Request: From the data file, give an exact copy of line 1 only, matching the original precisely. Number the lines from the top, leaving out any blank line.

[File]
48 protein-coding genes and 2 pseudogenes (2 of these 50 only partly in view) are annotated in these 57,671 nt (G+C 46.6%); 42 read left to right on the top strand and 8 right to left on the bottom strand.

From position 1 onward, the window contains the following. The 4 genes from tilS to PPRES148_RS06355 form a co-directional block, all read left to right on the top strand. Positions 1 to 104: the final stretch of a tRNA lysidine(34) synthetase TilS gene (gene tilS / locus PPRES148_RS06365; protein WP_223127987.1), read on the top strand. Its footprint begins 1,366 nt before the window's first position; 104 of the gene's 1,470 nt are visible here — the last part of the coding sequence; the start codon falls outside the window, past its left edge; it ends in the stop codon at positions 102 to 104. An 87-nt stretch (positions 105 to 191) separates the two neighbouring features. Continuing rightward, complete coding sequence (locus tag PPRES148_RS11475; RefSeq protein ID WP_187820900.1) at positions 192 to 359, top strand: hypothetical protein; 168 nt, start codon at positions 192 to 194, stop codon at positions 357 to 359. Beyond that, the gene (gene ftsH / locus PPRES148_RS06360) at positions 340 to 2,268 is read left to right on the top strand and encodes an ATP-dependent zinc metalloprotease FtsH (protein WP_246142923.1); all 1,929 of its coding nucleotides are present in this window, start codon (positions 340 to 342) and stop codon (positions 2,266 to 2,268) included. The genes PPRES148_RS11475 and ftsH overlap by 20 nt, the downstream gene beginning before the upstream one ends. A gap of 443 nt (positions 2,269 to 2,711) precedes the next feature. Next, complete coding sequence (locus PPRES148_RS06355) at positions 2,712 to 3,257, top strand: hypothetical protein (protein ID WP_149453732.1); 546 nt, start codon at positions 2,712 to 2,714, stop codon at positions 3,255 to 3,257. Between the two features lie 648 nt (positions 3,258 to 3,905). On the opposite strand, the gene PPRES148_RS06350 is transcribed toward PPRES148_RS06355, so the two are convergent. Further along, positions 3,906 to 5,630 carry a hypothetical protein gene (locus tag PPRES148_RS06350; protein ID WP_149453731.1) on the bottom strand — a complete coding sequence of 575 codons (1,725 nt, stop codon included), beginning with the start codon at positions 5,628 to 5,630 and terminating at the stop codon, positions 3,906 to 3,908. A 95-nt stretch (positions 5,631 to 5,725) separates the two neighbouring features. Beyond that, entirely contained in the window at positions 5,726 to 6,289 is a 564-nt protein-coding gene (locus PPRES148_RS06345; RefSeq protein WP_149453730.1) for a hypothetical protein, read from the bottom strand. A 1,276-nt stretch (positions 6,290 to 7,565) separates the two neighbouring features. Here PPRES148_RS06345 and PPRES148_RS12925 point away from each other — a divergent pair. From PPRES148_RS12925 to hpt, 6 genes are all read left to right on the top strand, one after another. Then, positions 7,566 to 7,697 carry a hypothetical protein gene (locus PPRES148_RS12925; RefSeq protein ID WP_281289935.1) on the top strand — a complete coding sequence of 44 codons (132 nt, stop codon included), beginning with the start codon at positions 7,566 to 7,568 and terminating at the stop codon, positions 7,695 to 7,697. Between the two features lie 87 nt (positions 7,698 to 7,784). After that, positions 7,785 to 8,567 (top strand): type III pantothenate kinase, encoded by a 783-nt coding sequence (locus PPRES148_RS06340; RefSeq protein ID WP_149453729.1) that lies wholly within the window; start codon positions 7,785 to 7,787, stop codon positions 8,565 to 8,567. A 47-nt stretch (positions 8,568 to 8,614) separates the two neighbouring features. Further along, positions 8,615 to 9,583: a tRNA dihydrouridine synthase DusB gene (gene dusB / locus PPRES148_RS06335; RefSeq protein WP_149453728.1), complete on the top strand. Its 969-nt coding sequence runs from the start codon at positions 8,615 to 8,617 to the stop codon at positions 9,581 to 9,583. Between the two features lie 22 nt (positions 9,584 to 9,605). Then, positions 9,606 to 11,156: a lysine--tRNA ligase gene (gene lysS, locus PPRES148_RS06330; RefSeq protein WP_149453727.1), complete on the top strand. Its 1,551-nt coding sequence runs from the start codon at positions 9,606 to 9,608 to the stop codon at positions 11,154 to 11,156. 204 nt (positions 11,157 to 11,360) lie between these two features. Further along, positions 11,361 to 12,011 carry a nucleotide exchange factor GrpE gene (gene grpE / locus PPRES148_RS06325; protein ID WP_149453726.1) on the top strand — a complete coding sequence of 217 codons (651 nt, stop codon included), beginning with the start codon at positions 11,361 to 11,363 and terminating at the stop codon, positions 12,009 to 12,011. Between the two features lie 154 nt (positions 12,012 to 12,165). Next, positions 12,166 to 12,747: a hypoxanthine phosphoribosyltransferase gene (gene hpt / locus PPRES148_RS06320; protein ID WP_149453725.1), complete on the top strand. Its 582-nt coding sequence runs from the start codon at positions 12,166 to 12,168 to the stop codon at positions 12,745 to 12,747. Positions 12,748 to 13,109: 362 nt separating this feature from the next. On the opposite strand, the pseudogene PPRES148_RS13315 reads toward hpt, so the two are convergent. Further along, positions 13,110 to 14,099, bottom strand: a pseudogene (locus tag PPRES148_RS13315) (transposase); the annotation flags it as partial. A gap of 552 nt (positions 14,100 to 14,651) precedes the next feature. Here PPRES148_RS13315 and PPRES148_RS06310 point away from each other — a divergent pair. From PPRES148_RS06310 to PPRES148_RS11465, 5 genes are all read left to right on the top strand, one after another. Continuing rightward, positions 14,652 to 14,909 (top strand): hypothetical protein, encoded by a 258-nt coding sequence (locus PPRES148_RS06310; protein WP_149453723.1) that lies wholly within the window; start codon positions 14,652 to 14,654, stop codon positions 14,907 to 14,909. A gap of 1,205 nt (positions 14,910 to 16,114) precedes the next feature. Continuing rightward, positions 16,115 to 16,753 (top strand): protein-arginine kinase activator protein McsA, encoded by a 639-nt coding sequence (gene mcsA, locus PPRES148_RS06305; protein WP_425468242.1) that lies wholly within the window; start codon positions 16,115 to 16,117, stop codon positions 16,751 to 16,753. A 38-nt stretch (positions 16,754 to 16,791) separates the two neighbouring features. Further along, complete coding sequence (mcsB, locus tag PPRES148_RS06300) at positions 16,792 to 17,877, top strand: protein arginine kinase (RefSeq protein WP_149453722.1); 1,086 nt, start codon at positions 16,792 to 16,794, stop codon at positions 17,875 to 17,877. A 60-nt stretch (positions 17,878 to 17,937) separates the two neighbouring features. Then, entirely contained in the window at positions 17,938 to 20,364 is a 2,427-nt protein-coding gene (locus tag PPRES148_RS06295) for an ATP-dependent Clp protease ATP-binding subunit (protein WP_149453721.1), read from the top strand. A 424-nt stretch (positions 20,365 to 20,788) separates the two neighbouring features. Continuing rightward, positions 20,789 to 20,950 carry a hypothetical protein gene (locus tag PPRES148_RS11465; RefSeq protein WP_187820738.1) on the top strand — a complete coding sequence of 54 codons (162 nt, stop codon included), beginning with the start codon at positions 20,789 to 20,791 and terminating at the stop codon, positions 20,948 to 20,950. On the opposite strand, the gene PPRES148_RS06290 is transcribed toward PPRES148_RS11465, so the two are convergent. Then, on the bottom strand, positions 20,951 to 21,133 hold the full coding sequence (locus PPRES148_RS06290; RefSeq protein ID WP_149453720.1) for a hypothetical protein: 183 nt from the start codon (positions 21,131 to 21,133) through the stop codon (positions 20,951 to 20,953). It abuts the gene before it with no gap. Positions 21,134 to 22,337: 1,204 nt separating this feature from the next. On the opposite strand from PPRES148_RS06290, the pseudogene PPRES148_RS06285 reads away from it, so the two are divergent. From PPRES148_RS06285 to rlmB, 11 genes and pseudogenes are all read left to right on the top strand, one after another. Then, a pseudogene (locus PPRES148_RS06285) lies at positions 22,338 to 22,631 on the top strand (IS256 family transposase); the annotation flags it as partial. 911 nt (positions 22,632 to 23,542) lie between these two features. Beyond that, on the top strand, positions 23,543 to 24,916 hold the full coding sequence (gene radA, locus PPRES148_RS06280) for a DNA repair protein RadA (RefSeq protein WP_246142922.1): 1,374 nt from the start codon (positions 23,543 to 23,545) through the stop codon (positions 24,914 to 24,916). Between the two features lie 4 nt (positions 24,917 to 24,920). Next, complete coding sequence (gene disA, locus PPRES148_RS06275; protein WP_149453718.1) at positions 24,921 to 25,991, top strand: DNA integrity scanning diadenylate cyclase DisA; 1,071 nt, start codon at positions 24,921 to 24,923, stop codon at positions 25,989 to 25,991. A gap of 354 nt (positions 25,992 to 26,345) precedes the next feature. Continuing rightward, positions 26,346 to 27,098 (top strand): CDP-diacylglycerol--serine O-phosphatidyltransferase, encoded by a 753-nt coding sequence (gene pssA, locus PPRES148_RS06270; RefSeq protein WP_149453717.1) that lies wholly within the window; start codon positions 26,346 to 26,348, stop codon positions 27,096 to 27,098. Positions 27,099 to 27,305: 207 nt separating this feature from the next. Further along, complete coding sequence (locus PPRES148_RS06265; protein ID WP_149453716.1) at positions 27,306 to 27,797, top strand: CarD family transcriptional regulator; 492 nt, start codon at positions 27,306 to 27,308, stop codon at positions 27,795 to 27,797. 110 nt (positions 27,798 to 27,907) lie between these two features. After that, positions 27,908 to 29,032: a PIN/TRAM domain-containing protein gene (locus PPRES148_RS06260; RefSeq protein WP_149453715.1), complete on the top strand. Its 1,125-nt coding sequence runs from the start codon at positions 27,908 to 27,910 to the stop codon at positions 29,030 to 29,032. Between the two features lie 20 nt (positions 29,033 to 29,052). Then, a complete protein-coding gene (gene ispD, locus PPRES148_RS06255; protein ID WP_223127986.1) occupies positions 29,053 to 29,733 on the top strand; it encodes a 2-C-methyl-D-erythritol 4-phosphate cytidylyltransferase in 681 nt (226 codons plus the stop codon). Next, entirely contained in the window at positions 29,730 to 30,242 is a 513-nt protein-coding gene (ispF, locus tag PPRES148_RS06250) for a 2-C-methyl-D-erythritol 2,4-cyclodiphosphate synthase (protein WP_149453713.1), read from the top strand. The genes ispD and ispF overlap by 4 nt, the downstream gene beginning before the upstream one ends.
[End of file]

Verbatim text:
48 protein-coding genes and 2 pseudogenes (2 of these 50 only partly in view) are annotated in these 57,671 nt (G+C 46.6%); 42 read left to right on the top strand and 8 right to left on the bottom strand.